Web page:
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‘Festival Express' DVD 30 Years in Making

21 Sep, 2004 By: Jessica Wolf

Joining legendary music festival documentaries like Woodstock and Gimme Shelter is Festival Express, which streets Nov. 2 from New Line Home Entertainment through a deal with its New York-based indie theatrical distributor THINKFilm.

This one, though, was more than 30 years in the making. Funding problems and controversy resulted in the near-loss of dozens of hours of footage of legends like Janis Joplin, The Grateful Dead, The Band and other musicians as they spent five heady days partying and performing traveling on a train that chugged across Canada shortly after Woodstock.

Cameramen who realized they would never be paid for their work carted off some of the footage, artists involved in the concert tour and filming of it never signed releases and the whole project was somewhat tainted by protesters angered at the $14 ticket price.

It was four years ago that director Bob Smeaton was drawn into the project, and he dove into preparing Festival Express for theatrical and DVD release.

Smeaton was working on a video on The Band when he signed on to direct Express. He also directed the documentaries on The Who and Meat Loaf as well as the 1995 TV miniseries “The Beatles Anthology.”

Smeaton whittled down hours of tour footage and intercut it with new interviews with artists, concertgoers and crews who witnessed it firsthand into a 90-minute feature that had a short run in theaters earlier this year.

It was a challenge in many respects. “When I first saw the footage, there was about 60 hours of it,” he said. “About 20 percent of that was out of focus because I think the cameramen were imbibing as much as the artists were.”

Smeaton said the idea was to create a documentary that looked like it was filmed in 1970, but with modern visual and audio quality, including 5.1 channel surround sound, and, most importantly, full-length performances like “all the great festival documentaries.”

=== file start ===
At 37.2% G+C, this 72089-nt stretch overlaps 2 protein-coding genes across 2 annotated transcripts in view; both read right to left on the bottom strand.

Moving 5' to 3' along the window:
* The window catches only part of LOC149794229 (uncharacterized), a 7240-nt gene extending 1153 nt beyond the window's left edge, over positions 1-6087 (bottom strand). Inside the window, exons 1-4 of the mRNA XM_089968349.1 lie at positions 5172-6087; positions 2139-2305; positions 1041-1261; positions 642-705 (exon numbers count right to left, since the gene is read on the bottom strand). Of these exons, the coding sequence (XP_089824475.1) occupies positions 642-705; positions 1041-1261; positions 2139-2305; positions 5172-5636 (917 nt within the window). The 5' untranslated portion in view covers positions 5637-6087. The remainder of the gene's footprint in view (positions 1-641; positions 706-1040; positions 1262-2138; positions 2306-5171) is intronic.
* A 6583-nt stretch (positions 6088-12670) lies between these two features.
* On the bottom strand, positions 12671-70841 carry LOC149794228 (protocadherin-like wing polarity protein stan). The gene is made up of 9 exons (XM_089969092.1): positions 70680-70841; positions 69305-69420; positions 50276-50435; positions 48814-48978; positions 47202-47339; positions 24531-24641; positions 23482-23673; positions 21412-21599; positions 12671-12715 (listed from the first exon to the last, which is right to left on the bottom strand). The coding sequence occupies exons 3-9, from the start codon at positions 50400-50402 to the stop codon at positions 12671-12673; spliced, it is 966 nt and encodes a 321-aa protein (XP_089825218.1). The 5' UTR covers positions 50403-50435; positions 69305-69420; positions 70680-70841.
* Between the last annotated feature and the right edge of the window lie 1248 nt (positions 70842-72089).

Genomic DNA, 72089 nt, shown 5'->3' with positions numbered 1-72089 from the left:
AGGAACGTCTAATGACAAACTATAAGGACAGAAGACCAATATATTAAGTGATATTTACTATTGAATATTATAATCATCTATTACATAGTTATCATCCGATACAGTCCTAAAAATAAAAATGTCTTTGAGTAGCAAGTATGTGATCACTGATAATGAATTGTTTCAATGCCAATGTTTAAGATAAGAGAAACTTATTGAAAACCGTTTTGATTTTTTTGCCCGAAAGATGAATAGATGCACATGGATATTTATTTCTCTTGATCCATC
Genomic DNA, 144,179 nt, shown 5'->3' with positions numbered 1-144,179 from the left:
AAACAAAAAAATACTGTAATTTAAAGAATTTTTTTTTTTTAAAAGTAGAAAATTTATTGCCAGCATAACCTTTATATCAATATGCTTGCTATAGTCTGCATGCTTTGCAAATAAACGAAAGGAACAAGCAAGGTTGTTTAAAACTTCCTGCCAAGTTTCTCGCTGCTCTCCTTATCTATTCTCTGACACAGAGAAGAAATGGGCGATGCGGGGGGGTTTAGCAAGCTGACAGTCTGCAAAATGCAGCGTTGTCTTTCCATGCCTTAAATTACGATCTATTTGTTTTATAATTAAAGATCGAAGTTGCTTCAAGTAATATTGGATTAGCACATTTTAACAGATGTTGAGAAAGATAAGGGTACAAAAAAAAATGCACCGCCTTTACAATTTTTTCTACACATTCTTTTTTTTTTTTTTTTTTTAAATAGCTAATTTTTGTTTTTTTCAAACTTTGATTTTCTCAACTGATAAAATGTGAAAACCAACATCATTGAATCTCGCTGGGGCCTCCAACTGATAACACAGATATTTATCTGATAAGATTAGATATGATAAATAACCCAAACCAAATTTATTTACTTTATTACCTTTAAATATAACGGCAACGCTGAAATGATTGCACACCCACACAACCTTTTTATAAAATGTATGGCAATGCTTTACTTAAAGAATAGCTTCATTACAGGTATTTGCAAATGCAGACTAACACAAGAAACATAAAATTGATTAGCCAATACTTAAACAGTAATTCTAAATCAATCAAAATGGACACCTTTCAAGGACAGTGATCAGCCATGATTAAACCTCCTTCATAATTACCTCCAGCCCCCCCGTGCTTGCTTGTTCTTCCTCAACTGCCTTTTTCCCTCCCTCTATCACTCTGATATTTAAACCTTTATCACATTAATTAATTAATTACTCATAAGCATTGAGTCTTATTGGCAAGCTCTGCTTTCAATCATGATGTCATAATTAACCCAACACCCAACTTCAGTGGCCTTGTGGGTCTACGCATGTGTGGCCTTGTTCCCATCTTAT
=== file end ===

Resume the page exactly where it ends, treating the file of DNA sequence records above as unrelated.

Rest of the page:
Festival Express arrives on DVD ($24.98) with more than 25 minutes of additional interviews, a making-of featurette and 50-minutes of additional footage of performances, some from bands who were cut out of the main feature.

“At one point, I had a two-and-a-half hour Festival Express,” Smeaton said. But he wanted to keep it shorter and more in line with other films of its ilk, so much was sent to the DVD.

One of the film's main draws is the footage of Joplin, who died just two months after the Canadian tour, Smeaton said. “There's this whole feeling surrounding Janis Joplin, that she's such a tragic character,” Smeaton said. “But you see her in Festival Express, and she's happy. She's having a great time, and she's in really good form during her performances.” There's plenty of renewed interest in the star with two biopics in the works: Gospel According to Janis, with rocker Pink, and Piece of My Heart, with Oscar-winner Renee Zellweger.

Another major figure in the film is the late Jerry Garcia, who after ticket pricing protests, staged a free concert outside one of the venues.

There's no way you'd be able to get that many major stars of today all on one train, happy to just party and hang out for a few days, Smeaton said. Plus, the whole thing would have a corporate sponsorship label and cost hundreds of dollars a ticket, he added.

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